I can't say whether it was a mistake on the level of being unintentional, but I do think it was a mistake on the level of being an unwise decision in the event that it wasn't unintentional. There are probably a lot of people going through this course who have no idea Hungarian even has definite conjugations, in which case this sentence would be really confusing. :/
This is one of the more fun things in the Hungarian language. There are two modes of conjugation, generally called 'indefinite' and 'definite'. What you have learnt so far was the indefinite conjugation. That is always used if the verb in a sentence doesn't have a direct object (-t word) or the direct object is not a certain one (like 'a table' or 'a red house').
Látod is the 2nd person singular definite conjugation of lát. It is used here because you're seeing a certain group of windows, the windows, az ablakokat. Definite conjugation forms are used if the direct object is preceded by the definite article a, mostly, or if the object is ezt or azt (this or that). There are some other indicators but those aren't important for now.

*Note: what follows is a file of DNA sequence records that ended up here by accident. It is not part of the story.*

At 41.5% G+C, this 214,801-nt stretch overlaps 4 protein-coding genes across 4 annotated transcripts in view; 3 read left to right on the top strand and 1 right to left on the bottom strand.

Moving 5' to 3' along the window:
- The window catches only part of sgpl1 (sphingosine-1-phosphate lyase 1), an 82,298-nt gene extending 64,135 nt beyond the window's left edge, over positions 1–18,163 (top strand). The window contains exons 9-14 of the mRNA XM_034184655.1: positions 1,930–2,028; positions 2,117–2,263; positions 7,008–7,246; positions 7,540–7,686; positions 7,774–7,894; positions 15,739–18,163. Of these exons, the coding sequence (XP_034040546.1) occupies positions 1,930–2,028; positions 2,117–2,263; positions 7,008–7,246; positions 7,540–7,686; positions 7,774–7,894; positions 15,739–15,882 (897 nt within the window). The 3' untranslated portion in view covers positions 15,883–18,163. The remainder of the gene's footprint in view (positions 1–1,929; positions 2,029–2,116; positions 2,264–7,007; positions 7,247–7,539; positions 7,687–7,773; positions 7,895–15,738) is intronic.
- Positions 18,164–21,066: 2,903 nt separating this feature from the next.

The conjugation forms for Ön and Önök are the same you'd use for ő and ők, respectively. Namely, 3rd person singular or plural forms.
Ah, then "Az az ablak?". "Az az" is actually pretty common. Whenever stating "That" or "This" + Noun, you can't simply say "Az" or "Ez" + Noun, you need to insert the definite article, which means that in some cases you end up using both "Az" for "That" and "Az" as the definite article, for example:
Az az új autó nem annyira jó - That new car isn't so good
Note that this is also the case in the plural:
Azok az új autók nem annyira jók - Those new cars aren't so good